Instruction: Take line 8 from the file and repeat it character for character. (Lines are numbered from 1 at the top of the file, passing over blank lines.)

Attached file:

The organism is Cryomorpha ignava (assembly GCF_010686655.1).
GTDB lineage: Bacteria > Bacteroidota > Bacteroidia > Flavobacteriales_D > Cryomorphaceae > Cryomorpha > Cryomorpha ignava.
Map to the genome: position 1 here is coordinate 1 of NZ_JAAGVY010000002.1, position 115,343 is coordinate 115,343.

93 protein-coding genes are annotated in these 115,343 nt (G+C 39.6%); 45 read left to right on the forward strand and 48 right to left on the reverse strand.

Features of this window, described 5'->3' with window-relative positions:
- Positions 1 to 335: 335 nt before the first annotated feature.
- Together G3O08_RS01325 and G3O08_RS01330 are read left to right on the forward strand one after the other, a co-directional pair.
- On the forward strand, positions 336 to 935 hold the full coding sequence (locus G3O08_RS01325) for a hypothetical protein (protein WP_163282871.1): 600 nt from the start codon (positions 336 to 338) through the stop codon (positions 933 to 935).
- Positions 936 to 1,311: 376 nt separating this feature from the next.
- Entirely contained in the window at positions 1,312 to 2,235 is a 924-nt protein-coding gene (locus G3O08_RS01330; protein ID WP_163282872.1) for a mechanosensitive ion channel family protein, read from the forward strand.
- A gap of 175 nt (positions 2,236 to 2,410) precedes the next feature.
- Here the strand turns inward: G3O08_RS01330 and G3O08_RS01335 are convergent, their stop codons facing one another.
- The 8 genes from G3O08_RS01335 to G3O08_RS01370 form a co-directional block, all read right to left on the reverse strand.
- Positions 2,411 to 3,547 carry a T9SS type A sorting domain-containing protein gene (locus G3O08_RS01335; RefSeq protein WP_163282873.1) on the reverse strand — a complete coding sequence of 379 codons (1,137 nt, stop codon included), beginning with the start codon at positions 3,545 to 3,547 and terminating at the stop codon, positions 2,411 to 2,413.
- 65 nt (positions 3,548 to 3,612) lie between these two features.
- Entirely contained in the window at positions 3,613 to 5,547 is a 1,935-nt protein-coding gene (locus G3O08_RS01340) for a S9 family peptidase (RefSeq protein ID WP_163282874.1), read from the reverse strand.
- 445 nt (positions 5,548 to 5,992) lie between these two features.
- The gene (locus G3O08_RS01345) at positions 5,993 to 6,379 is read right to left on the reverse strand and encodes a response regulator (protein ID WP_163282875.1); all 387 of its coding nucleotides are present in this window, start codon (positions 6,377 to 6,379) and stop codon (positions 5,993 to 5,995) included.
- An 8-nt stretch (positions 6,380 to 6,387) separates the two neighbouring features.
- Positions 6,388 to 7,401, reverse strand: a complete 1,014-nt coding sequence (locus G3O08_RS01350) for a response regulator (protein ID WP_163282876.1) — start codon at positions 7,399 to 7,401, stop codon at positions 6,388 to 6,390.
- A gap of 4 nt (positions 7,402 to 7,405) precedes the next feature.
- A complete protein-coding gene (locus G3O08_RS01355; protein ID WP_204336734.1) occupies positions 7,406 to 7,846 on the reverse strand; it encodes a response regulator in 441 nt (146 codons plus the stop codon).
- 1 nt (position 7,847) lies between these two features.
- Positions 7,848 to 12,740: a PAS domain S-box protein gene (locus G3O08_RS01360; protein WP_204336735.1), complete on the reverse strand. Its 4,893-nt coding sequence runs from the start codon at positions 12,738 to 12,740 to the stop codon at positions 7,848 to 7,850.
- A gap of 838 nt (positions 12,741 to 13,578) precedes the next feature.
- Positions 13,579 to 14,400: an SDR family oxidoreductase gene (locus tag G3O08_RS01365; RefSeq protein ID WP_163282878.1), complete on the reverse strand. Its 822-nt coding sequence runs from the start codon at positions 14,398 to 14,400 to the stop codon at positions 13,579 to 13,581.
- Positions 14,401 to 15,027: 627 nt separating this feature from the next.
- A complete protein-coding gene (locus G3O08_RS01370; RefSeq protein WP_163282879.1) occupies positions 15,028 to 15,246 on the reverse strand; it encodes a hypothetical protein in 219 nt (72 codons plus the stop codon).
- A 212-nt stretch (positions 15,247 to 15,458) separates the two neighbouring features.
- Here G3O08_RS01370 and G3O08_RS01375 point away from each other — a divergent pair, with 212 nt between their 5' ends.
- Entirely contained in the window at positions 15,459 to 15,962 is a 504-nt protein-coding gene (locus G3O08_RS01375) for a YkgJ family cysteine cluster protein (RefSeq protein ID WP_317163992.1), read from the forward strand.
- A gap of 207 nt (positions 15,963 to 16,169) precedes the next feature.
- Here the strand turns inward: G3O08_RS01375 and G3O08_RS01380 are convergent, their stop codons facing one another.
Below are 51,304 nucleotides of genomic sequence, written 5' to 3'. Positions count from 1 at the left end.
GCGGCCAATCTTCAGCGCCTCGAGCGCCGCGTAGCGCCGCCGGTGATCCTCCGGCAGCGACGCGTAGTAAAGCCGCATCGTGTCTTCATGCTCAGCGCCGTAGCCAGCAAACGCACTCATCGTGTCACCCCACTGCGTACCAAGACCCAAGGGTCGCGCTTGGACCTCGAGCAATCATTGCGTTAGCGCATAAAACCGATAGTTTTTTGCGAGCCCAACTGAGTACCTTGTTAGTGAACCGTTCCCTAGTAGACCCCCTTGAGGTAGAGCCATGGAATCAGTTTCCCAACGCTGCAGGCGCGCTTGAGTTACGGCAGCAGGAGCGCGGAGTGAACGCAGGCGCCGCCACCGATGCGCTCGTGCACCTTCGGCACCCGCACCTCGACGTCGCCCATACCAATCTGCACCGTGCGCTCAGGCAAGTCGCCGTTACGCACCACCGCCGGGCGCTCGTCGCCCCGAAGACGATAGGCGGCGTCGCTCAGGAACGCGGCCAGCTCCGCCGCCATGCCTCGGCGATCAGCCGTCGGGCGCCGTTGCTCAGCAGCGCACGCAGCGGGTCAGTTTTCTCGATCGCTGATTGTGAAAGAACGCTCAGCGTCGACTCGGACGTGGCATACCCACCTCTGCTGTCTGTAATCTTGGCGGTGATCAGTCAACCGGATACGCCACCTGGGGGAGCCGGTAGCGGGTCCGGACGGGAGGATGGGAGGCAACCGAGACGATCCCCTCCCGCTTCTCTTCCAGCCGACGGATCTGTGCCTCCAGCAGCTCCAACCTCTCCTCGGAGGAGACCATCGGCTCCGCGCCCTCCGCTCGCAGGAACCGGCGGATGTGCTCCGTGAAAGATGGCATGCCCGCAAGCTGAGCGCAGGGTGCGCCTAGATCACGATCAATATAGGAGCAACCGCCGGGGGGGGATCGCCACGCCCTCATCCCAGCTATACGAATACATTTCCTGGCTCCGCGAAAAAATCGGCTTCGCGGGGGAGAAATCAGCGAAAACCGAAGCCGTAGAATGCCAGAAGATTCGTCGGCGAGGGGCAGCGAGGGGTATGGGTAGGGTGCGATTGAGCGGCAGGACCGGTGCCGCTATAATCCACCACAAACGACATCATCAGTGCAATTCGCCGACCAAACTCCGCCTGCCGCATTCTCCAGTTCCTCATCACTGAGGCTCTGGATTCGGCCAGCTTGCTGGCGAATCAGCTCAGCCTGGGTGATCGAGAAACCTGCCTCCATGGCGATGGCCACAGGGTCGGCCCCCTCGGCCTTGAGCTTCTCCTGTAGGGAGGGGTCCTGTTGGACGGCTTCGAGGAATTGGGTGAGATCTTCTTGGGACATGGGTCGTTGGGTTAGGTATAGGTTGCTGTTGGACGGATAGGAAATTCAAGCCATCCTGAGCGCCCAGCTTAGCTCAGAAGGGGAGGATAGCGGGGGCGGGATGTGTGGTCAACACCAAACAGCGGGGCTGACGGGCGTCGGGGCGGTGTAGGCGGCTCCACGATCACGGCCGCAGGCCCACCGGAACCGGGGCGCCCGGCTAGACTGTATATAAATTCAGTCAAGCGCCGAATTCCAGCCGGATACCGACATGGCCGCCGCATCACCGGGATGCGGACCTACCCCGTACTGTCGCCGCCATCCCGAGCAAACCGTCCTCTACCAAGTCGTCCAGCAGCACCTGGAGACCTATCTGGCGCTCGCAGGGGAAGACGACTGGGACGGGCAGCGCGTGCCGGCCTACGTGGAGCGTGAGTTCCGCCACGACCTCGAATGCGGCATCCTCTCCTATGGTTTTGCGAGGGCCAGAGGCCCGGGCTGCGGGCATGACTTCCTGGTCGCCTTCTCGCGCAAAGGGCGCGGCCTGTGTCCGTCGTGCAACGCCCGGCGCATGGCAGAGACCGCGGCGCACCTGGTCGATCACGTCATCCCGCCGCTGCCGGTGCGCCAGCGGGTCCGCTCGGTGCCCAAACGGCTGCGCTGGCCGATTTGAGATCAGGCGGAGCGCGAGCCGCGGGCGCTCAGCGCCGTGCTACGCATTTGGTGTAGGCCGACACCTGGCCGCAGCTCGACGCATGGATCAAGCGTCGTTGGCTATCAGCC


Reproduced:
- On the forward strand, positions 336 to 935 hold the full coding sequence (locus G3O08_RS01325) for a hypothetical protein (protein WP_163282871.1): 600 nt from the start codon (positions 336 to 338) through the stop codon (positions 933 to 935).